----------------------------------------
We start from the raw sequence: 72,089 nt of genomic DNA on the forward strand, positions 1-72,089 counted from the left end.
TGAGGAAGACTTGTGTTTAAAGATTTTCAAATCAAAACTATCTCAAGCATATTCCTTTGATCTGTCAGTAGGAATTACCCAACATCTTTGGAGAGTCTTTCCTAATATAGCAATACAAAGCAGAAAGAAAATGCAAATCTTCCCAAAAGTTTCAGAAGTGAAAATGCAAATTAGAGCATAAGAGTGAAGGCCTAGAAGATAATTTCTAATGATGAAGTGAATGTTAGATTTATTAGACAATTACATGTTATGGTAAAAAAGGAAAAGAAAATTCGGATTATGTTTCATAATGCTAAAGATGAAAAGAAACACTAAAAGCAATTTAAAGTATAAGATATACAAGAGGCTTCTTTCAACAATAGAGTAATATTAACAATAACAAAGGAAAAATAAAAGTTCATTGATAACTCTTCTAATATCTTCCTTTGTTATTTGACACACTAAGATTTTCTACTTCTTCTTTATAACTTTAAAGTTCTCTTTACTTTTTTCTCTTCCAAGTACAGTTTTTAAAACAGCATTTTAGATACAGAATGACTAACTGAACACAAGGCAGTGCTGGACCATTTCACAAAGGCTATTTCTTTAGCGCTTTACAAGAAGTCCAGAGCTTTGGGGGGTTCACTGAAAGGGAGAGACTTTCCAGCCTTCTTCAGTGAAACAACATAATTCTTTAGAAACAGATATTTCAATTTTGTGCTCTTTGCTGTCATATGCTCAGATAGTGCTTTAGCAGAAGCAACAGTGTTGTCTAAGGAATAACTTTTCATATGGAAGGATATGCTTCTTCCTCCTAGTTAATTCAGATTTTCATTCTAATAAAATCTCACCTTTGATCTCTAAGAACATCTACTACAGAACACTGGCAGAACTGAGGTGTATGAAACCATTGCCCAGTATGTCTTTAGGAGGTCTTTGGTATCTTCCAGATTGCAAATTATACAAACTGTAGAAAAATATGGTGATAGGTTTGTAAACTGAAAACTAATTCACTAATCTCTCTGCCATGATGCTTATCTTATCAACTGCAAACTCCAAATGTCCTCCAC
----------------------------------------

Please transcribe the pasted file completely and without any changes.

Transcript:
We start from the raw sequence: 72,089 nt of genomic DNA on the forward strand, positions 1-72,089 counted from the left end.
TGAGGAAGACTTGTGTTTAAAGATTTTCAAATCAAAACTATCTCAAGCATATTCCTTTGATCTGTCAGTAGGAATTACCCAACATCTTTGGAGAGTCTTTCCTAATATAGCAATACAAAGCAGAAAGAAAATGCAAATCTTCCCAAAAGTTTCAGAAGTGAAAATGCAAATTAGAGCATAAGAGTGAAGGCCTAGAAGATAATTTCTAATGATGAAGTGAATGTTAGATTTATTAGACAATTACATGTTATGGTAAAAAAGGAAAAGAAAATTCGGATTATGTTTCATAATGCTAAAGATGAAAAGAAACACTAAAAGCAATTTAAAGTATAAGATATACAAGAGGCTTCTTTCAACAATAGAGTAATATTAACAATAACAAAGGAAAAATAAAAGTTCATTGATAACTCTTCTAATATCTTCCTTTGTTATTTGACACACTAAGATTTTCTACTTCTTCTTTATAACTTTAAAGTTCTCTTTACTTTTTTCTCTTCCAAGTACAGTTTTTAAAACAGCATTTTAGATACAGAATGACTAACTGAACACAAGGCAGTGCTGGACCATTTCACAAAGGCTATTTCTTTAGCGCTTTACAAGAAGTCCAGAGCTTTGGGGGGTTCACTGAAAGGGAGAGACTTTCCAGCCTTCTTCAGTGAAACAACATAATTCTTTAGAAACAGATATTTCAATTTTGTGCTCTTTGCTGTCATATGCTCAGATAGTGCTTTAGCAGAAGCAACAGTGTTGTCTAAGGAATAACTTTTCATATGGAAGGATATGCTTCTTCCTCCTAGTTAATTCAGATTTTCATTCTAATAAAATCTCACCTTTGATCTCTAAGAACATCTACTACAGAACACTGGCAGAACTGAGGTGTATGAAACCATTGCCCAGTATGTCTTTAGGAGGTCTTTGGTATCTTCCAGATTGCAAATTATACAAACTGTAGAAAAATATGGTGATAGGTTTGTAAACTGAAAACTAATTCACTAATCTCTCTGCCATGATGCTTATCTTATCAACTGCAAACTCCAAATGTCCTCCAC